Apart from his books there appear to be no diaries or letters left behind by Reverend Craig so few other details of his time and impact at Oulton remain. Nor did the Blayds/Calverley family leave any kind of record which referred to him or any other of the priests at St. John’s. Much later an individual who knew him well wrote an unsigned obituary which described him as “a man of striking individuality of character, and powerful mind, who stood out from his fellow men with whom his lot was cast.”
He was an accomplished chess player and keen on cricket so he may well have been involved with those activities at Oulton. “He was of very courteous and gentlemanly bearing, but at the same time possessed a most resolute character and unbending disposition, and his was not the nature to be dictated to by the squire of the village or anyone else, for he always stood by his principles, and acted according to his own standard of right,” said the anonymous source.
In church he was said to conduct a simple form of worship “free from ornate and elaborate ritual.” This tradition was carried on by the next two incumbents at St. John’s but changed in the 1890s as the Calverley family and their curates became more attracted to “high church” rituals like the use of incense and white robes.
Four and a half years after he arrived John Kershaw Craig left Oulton with his wife and two young children to become a curate in All Saints parish in Edmonton, Middlesex. Today it is one of the sprawling suburbs of north London but then it was still separated from the capital by several miles of countryside. Given that both John Kershaw and Elizabeth had roots in the capital the move may have been made so they could be nearer to their respective families, or it may have about come as a request from the church authorities.
Whatever the reason it was a long journey south by one of the horse drawn coaches that left Leeds everyday and travelled via the Great North Road taking well over 24 hours to complete the journey. One of them passed through Oulton on its way along the Leeds to Barnsdale turnpike so it’s possible they may have made arrangements to be picked up at their front door. Alternatively they may have hired their own carriage or been loaned one by John Blayds.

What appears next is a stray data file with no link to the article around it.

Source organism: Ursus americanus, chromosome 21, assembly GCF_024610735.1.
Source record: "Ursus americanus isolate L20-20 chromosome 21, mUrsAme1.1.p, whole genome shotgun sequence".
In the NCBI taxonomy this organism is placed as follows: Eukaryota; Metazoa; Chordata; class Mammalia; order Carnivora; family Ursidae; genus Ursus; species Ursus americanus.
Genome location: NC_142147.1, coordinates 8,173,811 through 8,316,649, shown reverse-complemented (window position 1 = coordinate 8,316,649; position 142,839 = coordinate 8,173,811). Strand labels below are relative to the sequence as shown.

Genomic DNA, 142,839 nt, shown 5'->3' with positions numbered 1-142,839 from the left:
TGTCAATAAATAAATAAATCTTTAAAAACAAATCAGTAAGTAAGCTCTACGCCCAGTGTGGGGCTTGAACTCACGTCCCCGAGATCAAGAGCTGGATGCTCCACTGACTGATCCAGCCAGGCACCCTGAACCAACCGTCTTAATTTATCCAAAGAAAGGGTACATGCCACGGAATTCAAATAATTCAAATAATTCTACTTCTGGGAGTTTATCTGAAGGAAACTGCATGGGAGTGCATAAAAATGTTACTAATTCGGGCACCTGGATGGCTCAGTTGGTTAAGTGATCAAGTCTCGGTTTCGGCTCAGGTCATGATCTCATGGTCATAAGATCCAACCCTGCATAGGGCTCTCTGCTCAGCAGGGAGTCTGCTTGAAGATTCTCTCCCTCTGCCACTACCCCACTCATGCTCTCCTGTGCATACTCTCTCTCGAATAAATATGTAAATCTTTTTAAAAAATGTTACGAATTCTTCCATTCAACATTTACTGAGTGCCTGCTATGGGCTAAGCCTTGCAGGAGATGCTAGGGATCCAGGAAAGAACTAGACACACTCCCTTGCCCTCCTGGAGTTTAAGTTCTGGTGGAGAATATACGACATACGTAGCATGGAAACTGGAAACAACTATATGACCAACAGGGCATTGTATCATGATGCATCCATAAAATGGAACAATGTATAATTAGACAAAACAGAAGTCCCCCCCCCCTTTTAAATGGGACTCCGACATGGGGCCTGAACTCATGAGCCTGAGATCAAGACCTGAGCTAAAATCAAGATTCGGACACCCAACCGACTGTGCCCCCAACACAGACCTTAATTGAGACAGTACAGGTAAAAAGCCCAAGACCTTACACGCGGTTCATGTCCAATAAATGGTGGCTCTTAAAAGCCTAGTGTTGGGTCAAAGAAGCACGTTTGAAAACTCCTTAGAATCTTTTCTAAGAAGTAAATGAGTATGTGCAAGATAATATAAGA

Either the expense or the difficulty of arranging transport meant the Craigs had to leave behind much of their furniture and household effects. An announcement was made in the Leeds Intelligencer at the end of June 1834 for an auction to be carried out on Monday 7th of July by Thomas Lumb. The catalogue included silver plate, a two year old upright piano bought from John Broadwood & Sons in London, and a collection of books, paintings, prints and maps. There were also “philosophical instruments and apparatus” along with mahogany specimen cases showing John Kershaw Craig had an active interest in science, geology and natural history. Catalogues for the sale were available in Leeds, Pontefract and Wakefield.
A couple of months after Reverend’s Craig’s departure a testimonial was drawn up and signed by 130 of the Oulton parishioners. It was dated 15 September 1834 and expressed their “heartfelt conviction” that he was “a true and faithful shepherd of Christ’s flock.” They deeply regretted that his departure had deprived them of his invaluable services. The testimonial went on: “Wherever he goes he will carry with him the prayers and blessings of many in this village, who by Divine Grace, he has been the means of awakening from sin and establishing in the Truth.”
As was the case at Oulton very little was recorded about the Craig family’s time in Edmonton. Personally their third son was born in August 1836 whilst they were living at a house on Fore Street. Professionally, also in the summer of 1836, Reverend Craig applied to become a missionary at Demerara in the colony of British Guiana (now Guyana) on the northern coast of South America. He was supported by a letter from the Edmonton vicar, Dawson Warren, who wrote to Charles Grant otherwise known as Lord Glenelg, the Secretary of State for War and the Colonies. “I have uniformly found him a most able assistant and an invaluable friend. His abilities as a preacher, and his conduct as a man, have attratced the warmest regard of many who join with me in deeply regretting his departure,” wrote Warren.